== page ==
That is no vision of a distant millennium. It is a definite basis for a kind of world attainable in our own time and generation. That kind of world is the very antithesis of the so-called new order of tyranny which the dictators seek to create with the crash of a bomb.
These four freedoms – thanks in part to the diligent work of First Lady Eleanor Roosevelt after the passing of her husband – then became part of the Preamble of the Universal Declaration of Human Rights, adopted by the United Nations on 10 December 1948:
Whereas disregard and contempt for human rights have resulted in barbarous acts which have outraged the conscience of mankind, and the advent of a world in which human beings shall enjoy freedom of speech and belief and freedom from fear and want has been proclaimed the highest aspiration of the common people ….
As a result, every December 10th the world observes International Human Rights Day to celebrate the signing of the Universal Declaration of Human Rights. You’ve probably heard of the UDHR, but have you heard of the International Bill of Human Rights?
During this coming year, the global community of nations and peoples will mark more human rights milestones with the anniversary of the two subsequent International Covenants on Human Rights: the International Covenant on Economic, Social and Cultural Rights and the International Covenant on Civil and Political Rights, adopted by the United Nations General Assembly on 16 December 1966. The UN’s official statement says:
Those two Covenants, together with the Universal Declaration of Human Rights, form the International Bill of Human Rights, setting out the civil, political, cultural, economic, and social rights that are the birth right of all human beings.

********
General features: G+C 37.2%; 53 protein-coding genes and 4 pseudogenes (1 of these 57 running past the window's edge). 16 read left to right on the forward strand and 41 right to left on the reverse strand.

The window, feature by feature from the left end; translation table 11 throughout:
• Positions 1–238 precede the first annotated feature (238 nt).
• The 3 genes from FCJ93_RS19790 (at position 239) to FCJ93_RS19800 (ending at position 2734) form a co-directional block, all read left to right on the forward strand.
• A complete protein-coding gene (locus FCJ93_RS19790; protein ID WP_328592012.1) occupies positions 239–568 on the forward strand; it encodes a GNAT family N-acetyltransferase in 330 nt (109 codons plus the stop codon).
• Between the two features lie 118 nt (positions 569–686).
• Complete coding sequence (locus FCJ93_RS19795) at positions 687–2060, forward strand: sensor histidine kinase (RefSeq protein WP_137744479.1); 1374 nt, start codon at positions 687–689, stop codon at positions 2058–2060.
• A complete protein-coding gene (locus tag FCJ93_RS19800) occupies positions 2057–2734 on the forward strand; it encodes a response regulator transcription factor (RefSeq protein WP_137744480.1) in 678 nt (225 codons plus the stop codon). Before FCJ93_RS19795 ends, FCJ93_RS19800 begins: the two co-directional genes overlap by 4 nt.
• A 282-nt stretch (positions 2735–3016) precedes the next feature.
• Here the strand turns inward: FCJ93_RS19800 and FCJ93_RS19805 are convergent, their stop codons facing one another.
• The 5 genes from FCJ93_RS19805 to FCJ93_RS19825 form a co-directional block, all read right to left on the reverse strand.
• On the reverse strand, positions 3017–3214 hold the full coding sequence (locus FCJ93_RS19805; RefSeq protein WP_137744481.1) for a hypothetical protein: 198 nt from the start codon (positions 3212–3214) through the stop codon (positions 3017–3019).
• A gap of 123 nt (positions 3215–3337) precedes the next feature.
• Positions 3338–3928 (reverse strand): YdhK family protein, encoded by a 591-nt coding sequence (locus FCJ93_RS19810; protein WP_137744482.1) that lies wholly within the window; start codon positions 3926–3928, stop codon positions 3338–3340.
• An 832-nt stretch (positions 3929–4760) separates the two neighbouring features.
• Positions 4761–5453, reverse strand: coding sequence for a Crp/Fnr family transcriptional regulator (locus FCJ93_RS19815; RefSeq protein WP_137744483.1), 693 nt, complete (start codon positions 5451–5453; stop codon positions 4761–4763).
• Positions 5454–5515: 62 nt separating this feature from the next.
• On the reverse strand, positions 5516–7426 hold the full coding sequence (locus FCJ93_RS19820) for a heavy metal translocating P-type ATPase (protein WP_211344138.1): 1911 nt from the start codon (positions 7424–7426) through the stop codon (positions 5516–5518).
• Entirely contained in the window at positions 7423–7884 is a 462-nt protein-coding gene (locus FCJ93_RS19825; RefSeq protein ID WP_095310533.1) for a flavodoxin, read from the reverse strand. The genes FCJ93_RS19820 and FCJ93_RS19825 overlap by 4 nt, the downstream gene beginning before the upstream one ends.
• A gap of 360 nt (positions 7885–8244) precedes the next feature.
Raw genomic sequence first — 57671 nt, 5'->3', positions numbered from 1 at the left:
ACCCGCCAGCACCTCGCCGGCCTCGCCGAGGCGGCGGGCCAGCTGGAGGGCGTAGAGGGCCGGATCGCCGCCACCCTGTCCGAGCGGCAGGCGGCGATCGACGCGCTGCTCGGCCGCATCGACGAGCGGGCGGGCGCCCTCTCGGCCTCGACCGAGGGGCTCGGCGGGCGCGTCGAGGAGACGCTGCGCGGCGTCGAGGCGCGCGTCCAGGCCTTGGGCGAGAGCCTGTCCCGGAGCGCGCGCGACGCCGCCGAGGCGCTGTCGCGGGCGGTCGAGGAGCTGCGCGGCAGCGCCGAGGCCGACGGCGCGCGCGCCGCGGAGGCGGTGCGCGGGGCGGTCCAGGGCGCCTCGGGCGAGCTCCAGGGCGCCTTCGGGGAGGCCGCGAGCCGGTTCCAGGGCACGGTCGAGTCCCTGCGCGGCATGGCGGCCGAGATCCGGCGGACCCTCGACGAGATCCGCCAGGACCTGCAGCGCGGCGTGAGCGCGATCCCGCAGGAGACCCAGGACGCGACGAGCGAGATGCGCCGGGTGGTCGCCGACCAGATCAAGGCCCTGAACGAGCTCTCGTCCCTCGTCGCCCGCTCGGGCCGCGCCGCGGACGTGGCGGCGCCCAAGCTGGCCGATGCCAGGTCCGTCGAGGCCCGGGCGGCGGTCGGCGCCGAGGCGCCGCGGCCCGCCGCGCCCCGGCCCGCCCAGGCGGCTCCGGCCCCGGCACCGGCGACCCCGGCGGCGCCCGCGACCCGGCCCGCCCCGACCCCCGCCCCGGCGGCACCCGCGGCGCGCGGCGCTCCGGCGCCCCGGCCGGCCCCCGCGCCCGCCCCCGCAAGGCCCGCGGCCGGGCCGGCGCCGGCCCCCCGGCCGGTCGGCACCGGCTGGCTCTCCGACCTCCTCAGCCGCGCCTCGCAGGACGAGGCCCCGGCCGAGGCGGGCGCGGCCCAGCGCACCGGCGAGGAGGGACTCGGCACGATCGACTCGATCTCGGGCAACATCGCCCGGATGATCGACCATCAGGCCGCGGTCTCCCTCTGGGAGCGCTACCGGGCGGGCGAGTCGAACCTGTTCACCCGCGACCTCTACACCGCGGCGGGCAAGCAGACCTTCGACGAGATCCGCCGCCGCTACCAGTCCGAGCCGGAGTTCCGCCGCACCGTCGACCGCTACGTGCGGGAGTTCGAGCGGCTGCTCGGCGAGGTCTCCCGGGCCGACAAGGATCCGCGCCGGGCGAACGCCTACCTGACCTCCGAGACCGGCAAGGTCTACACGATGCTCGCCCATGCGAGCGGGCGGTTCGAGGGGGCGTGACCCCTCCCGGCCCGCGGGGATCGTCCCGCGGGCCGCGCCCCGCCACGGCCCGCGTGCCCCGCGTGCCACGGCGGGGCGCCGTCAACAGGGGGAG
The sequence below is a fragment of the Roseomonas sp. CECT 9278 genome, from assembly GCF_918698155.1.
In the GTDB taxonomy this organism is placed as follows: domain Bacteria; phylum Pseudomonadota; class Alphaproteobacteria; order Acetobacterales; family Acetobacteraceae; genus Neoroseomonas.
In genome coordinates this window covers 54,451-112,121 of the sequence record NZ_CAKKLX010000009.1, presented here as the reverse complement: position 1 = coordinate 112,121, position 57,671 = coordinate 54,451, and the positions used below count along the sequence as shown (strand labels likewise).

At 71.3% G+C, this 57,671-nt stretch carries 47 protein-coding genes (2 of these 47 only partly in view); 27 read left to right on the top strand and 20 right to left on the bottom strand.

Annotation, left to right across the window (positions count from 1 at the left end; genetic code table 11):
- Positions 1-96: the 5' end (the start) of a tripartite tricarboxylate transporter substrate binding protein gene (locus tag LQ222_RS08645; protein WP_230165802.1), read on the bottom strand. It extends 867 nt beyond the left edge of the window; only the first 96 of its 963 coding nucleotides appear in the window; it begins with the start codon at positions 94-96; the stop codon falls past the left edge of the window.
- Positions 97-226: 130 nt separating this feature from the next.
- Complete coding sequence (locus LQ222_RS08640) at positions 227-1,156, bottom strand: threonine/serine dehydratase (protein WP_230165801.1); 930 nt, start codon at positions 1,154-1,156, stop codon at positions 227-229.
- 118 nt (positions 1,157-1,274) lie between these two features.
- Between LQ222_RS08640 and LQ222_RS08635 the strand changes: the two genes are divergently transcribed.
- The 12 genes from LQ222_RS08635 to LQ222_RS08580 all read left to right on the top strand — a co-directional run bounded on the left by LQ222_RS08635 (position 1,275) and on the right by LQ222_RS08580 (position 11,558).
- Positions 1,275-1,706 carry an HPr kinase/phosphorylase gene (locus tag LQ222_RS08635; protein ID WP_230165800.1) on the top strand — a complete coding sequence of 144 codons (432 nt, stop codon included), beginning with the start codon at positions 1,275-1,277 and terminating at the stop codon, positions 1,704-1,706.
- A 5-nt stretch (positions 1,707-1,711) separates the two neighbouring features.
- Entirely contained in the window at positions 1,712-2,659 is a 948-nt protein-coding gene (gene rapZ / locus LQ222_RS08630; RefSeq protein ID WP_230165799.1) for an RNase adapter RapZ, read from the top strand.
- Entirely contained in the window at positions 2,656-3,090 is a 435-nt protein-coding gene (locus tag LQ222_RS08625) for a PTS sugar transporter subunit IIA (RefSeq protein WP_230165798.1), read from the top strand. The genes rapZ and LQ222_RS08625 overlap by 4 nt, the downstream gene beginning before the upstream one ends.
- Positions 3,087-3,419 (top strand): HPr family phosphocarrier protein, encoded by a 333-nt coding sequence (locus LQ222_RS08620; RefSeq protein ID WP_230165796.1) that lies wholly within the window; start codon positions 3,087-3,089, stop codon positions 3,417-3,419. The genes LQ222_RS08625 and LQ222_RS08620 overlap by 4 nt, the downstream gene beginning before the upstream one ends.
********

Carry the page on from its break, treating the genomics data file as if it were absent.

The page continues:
So when we celebrate the International Bill of Human Rights, our recognition revolves around the theme of the four basic freedoms: freedom of speech, freedom of worship, freedom from want, and freedom from fear. Baha’is believe that Baha’u’llah’s revelation has brought these freedoms to us all, as this 1986 message from the Universal House of Justice sets forth:
The spirit of liberty which in recent decades has swept over the planet with such tempestuous force is a manifestation of the vibrancy of the Revelation brought by Baha’u’llah. His own words confirm it. “The Ancient Beauty,” He wrote in a soul-stirring commentary on His sufferings, “hath consented to be bound with chains that mankind may be released from its bondage, and hath accepted to be made a prisoner within this most mighty Stronghold that the whole earth may attain unto true liberty.”
Might it not be reasonably concluded, then, that “true liberty” is [Baha’u’llah’s] gift of love to the human race? Consider what Baha’u’llah has done: He revealed laws and principles to guide the free, He established an Order to channel the actions of the free, He proclaimed a Covenant to guarantee the unity of the free.
Thus, we hold to this ultimate perspective: Baha’u’llah came to set humanity free. His Revelation is, indeed, an invitation to freedom – freedom from want, freedom from war, freedom to unite, freedom to progress, freedom in peace and joy.
Today, while you’re living your life in a free society, or constrained in a culture without these essential freedoms, you can give thanks that the Baha’i revelation has “come to set humanity free.”